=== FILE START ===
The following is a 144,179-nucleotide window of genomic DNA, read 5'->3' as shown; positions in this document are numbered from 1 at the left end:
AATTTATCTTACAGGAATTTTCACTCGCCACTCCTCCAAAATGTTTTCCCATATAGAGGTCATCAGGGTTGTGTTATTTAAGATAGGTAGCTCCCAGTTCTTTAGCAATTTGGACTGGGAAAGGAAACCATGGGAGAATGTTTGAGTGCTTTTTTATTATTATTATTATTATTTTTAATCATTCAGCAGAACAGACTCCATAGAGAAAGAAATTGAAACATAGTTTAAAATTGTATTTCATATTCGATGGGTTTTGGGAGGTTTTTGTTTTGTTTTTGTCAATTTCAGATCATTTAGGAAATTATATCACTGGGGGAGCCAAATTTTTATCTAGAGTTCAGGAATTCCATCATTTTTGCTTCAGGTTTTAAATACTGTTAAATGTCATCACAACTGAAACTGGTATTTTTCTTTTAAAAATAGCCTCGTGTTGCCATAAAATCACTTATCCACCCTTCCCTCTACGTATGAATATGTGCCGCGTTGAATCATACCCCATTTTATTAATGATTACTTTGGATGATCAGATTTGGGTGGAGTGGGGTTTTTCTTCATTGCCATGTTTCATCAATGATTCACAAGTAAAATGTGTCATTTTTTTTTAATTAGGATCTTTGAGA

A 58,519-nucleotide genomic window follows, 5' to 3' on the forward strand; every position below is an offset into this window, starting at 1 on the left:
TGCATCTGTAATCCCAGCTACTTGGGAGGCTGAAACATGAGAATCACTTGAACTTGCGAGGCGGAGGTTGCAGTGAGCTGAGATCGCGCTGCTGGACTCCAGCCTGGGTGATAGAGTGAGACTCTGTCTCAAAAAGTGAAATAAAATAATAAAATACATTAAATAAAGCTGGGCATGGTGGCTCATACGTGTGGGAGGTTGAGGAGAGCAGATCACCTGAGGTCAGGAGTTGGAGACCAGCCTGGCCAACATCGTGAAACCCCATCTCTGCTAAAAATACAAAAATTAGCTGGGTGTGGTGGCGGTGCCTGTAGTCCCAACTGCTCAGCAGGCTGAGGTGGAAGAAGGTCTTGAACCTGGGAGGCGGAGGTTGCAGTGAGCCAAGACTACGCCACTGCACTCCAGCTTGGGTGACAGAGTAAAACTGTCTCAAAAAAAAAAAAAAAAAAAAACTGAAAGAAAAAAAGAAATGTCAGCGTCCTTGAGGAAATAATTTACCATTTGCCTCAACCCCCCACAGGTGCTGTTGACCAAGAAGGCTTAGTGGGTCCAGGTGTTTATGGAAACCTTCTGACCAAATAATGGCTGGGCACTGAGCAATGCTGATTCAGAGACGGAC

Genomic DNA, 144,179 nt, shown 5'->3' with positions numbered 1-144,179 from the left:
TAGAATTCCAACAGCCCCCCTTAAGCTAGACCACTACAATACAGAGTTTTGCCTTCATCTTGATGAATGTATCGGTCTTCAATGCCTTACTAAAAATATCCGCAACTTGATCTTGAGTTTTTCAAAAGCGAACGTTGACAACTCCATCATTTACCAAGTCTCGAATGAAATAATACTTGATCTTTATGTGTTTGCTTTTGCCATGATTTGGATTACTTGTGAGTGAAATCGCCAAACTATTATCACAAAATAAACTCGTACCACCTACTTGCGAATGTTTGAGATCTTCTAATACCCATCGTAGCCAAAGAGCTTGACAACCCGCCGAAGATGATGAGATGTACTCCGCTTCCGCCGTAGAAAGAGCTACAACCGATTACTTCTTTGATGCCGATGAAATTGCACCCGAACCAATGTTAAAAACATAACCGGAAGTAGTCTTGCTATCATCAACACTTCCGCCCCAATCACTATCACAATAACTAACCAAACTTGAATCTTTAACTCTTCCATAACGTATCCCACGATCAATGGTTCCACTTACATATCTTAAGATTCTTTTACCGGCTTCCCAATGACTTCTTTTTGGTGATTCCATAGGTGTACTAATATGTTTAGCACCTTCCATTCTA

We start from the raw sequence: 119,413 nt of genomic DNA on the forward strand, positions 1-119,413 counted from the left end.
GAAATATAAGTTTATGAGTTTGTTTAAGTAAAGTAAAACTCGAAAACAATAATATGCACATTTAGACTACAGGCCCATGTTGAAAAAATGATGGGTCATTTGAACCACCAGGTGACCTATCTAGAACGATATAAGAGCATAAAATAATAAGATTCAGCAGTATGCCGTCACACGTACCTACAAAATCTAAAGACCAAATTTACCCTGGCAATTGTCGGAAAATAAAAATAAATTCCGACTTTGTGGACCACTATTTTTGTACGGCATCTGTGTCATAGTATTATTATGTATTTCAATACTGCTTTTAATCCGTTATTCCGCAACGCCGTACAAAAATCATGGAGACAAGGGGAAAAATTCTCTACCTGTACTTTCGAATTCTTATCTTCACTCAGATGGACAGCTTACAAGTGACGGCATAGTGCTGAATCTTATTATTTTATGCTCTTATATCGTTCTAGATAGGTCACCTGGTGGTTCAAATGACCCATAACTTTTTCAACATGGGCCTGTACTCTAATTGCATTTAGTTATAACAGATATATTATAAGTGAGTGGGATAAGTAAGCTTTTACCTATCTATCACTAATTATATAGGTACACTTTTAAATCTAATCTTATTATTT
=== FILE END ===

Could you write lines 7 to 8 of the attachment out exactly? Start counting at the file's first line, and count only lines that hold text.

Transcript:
We start from the raw sequence: 119,413 nt of genomic DNA on the forward strand, positions 1-119,413 counted from the left end.
GAAATATAAGTTTATGAGTTTGTTTAAGTAAAGTAAAACTCGAAAACAATAATATGCACATTTAGACTACAGGCCCATGTTGAAAAAATGATGGGTCATTTGAACCACCAGGTGACCTATCTAGAACGATATAAGAGCATAAAATAATAAGATTCAGCAGTATGCCGTCACACGTACCTACAAAATCTAAAGACCAAATTTACCCTGGCAATTGTCGGAAAATAAAAATAAATTCCGACTTTGTGGACCACTATTTTTGTACGGCATCTGTGTCATAGTATTATTATGTATTTCAATACTGCTTTTAATCCGTTATTCCGCAACGCCGTACAAAAATCATGGAGACAAGGGGAAAAATTCTCTACCTGTACTTTCGAATTCTTATCTTCACTCAGATGGACAGCTTACAAGTGACGGCATAGTGCTGAATCTTATTATTTTATGCTCTTATATCGTTCTAGATAGGTCACCTGGTGGTTCAAATGACCCATAACTTTTTCAACATGGGCCTGTACTCTAATTGCATTTAGTTATAACAGATATATTATAAGTGAGTGGGATAAGTAAGCTTTTACCTATCTATCACTAATTATATAGGTACACTTTTAAATCTAATCTTATTATTT